Puerto Rico unveils 1st balanced budget in years

Amid economic struggle, Puerto Rico's governor unveils 1st balanced budget in more than decade

Associated Press

SAN JUAN, Puerto Rico (AP) -- Puerto Rico's governor on Tuesday presented the territory's first balanced budget in more than a decade, fulfilling a promise to cut spending at a time when the island's economic problems have spread fear among U.S. investors.

Gov. Alejandro Garcia Padilla proposed more than $1.4 billion in cuts and adjustments by consolidating 25 government agencies and imposing an average 8 percent spending cut for most agencies, among other things. He also pledged $775 million to pay off debt — $525 million more than in last year's budget.

The $9.64 billion budget aims to strengthen and revive the economy as the U.S. territory enters its eighth year in recession and struggles to reduce some $73 billion in public debt.

The budget does not call for layoffs or new taxes.

"We are finally paying off the debts of the past," Garcia said during a televised address to a joint legislative session. "Our island needs radical changes. For too long, previous proposals have only been cosmetic or sought a collective applause."

The governor is scheduled to formally submit the budget Wednesday, and legislators will debate it in upcoming weeks, with approval needed before June 30. Last year's budget stood at $9.77 billion.

U.S. investors and bondholders were awaiting details of the budget and are expected to monitor its impact on the economy after Puerto Rico sold a record $3.5 billion in general obligation bonds last month in part to generate more liquidity and refinance debt.

David Tawil, co-founder and portfolio manager of New York-based Maglan Capital, praised Garcia's push for a balanced budget, although he said reservations remain.

"It's an important achievement beyond the financial soundness," Tawil said. "It is all critical and goes a long way but may not necessarily be sufficient."

Opposition legislator Lourdes Ramos criticized Garcia for not acknowledging the island's contracting economy, the lack of jobs and dwindling funds. "It was disappointing," she said of his speech.

Hundreds of unionized workers gathered outside the seaside Capitol to protest the cuts.

Puerto Rico economist Gustavo Velez said the last balanced budget for the U.S. territory's government was in 1999, with governors borrowing over the past 14 years to finance deficits while violating the island's constitution requirement for balanced budgets. He said the government borrowed an estimated $29 billion from 2004 to 2013, adding that the money wasn't put into public works but rather was just used to let the island live beyond its means.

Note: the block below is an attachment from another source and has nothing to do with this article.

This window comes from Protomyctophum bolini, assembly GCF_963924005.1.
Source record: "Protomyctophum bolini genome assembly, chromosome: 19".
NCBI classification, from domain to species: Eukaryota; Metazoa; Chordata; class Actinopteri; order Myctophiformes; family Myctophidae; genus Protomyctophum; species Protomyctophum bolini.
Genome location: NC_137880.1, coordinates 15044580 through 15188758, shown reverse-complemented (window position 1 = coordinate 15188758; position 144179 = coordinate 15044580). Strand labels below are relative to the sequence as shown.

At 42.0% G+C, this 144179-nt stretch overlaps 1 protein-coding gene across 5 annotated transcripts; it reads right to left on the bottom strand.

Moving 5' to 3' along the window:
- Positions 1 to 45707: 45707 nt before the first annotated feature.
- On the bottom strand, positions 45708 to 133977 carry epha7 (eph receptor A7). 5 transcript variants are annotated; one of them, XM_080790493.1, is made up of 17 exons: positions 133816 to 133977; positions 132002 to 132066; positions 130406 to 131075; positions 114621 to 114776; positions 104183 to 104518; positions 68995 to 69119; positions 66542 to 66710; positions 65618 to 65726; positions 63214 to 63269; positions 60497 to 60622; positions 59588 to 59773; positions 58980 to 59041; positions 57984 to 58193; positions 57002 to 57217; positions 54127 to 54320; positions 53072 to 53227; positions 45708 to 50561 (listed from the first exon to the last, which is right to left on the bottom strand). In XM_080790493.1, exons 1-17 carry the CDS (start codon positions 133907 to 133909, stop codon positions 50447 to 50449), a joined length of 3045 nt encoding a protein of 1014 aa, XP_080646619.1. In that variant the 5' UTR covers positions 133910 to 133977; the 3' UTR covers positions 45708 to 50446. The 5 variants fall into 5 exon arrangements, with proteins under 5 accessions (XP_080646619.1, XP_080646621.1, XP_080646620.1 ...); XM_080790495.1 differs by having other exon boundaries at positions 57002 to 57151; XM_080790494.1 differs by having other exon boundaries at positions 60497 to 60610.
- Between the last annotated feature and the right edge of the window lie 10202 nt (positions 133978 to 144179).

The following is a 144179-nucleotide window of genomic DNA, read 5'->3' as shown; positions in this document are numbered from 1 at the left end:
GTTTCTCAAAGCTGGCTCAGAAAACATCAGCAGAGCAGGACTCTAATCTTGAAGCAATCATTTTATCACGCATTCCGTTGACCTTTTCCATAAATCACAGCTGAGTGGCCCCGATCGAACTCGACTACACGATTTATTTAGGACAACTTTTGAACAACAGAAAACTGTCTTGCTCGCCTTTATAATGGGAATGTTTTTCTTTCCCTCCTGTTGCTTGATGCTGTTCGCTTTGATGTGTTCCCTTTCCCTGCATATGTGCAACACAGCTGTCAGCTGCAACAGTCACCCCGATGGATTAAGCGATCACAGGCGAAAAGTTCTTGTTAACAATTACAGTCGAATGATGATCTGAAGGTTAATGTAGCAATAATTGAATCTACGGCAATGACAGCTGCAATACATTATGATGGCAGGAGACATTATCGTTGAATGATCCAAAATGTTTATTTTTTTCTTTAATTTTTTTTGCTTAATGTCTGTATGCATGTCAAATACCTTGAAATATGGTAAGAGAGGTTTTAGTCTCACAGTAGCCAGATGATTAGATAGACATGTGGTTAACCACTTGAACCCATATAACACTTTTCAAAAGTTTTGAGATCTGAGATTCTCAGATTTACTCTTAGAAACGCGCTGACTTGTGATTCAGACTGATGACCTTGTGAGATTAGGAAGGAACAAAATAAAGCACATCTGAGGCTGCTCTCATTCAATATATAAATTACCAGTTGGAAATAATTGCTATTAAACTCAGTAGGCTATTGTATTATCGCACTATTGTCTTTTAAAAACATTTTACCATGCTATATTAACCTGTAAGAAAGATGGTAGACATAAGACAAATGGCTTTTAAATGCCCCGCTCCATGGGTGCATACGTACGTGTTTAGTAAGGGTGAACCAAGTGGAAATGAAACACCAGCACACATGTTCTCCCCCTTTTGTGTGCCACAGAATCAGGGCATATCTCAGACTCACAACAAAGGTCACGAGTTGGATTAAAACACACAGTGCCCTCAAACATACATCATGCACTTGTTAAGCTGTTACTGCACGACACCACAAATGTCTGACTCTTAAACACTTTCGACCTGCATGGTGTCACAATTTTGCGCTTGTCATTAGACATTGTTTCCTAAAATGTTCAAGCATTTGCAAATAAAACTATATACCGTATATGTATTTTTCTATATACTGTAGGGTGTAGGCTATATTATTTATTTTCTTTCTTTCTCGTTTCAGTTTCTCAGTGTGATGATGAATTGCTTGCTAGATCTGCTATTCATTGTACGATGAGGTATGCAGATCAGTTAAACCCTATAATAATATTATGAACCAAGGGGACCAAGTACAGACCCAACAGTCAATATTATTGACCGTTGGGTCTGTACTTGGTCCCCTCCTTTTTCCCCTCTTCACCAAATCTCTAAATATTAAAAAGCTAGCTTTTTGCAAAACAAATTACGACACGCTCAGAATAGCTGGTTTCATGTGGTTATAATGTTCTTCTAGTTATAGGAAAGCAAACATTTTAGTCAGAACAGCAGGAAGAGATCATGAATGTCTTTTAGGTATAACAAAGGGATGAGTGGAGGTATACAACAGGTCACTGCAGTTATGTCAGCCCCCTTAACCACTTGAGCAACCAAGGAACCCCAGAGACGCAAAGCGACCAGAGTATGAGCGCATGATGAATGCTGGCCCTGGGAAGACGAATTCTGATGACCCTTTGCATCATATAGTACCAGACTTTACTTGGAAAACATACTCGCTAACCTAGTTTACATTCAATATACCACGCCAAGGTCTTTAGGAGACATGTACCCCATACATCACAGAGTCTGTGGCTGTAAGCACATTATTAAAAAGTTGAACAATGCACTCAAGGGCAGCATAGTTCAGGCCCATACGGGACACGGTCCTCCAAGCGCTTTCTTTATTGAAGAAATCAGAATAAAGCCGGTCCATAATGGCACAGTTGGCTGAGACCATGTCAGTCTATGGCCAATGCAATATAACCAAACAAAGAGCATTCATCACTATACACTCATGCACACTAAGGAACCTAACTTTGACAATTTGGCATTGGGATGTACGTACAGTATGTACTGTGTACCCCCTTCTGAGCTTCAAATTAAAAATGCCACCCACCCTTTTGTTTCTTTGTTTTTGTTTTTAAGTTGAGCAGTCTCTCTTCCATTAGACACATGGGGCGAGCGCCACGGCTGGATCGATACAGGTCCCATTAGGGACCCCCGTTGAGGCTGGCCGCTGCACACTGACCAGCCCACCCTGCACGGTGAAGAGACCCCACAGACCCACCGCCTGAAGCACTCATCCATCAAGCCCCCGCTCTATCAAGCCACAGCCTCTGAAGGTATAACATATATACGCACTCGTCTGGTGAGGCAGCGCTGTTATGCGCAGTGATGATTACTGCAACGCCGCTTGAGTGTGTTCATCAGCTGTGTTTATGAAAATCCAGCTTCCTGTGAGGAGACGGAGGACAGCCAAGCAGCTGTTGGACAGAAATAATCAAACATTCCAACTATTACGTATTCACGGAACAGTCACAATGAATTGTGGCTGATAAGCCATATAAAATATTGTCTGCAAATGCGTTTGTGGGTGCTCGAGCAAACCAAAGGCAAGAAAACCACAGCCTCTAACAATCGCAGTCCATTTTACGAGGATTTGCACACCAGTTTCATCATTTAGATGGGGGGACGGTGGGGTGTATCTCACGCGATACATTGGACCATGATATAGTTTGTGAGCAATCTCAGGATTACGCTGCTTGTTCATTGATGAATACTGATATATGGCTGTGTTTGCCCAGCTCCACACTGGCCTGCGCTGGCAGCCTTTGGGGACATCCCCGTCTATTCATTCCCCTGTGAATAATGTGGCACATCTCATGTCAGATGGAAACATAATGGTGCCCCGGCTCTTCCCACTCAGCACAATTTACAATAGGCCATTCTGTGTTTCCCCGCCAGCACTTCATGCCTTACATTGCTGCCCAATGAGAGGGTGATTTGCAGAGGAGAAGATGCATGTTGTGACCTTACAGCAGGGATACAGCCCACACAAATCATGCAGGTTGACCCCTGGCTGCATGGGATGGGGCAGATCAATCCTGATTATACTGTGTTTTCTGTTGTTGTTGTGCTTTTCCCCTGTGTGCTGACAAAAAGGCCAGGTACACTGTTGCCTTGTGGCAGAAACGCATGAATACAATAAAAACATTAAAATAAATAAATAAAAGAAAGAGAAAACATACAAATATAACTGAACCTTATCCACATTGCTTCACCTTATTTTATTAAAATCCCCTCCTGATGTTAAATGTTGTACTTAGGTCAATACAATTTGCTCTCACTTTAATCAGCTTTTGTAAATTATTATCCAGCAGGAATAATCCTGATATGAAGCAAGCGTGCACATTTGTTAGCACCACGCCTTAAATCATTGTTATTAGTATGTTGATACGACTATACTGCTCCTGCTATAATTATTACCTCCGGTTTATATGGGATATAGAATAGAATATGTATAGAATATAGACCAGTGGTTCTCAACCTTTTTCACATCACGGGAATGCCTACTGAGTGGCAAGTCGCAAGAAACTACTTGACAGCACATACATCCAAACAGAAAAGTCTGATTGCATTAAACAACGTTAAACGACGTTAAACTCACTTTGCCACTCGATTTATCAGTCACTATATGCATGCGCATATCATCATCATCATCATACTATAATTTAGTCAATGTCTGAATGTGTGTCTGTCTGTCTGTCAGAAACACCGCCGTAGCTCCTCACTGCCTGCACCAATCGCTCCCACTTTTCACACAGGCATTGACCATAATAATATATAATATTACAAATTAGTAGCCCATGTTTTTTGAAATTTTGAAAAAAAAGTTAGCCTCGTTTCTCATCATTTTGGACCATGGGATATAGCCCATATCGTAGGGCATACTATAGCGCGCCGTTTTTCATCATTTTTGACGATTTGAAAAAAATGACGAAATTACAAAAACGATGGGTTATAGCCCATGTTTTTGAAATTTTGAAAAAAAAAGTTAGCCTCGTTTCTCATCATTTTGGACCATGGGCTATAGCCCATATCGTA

"That should never have occurred," he said, adding he feels Garcia had no other option but to balance the budget. "This is happening because of the current fiscal reality. They cannot go to the market to borrow more money. ... They have no choice but to face reality, to operate with the resources they have."

Garcia, a lawyer who became governor in January 2013, inherited a more than $2.2 billion deficit and the highest unemployment rate compared with any U.S. state, among other economic problems.

He has sought to diversify the economy and strengthen its industrial base, attracting international companies with tax incentives while also courting wealthy investors such as New York hedge fund executive John Paulson.

Earlier this month, German company Lufthansa Technik announced it would invest $20 million on a facility for aviation maintenance, repair and overhaul, while Arizona-based Honeywell Aerospace said it would spend $24 million to expand its business on the island.

Garcia also has made changes to two major public pension systems, noting they would run out of money soon if nothing was done. He also previously implemented new taxes and various measures to help generate some $1.5 billion in new revenue.

The island of 3.67 million people is struggling economically. More than 450,000 people have left in the past decade, and just 41 percent of working-age Puerto Ricans are in the labor force, compared to 63 percent in the U.S.

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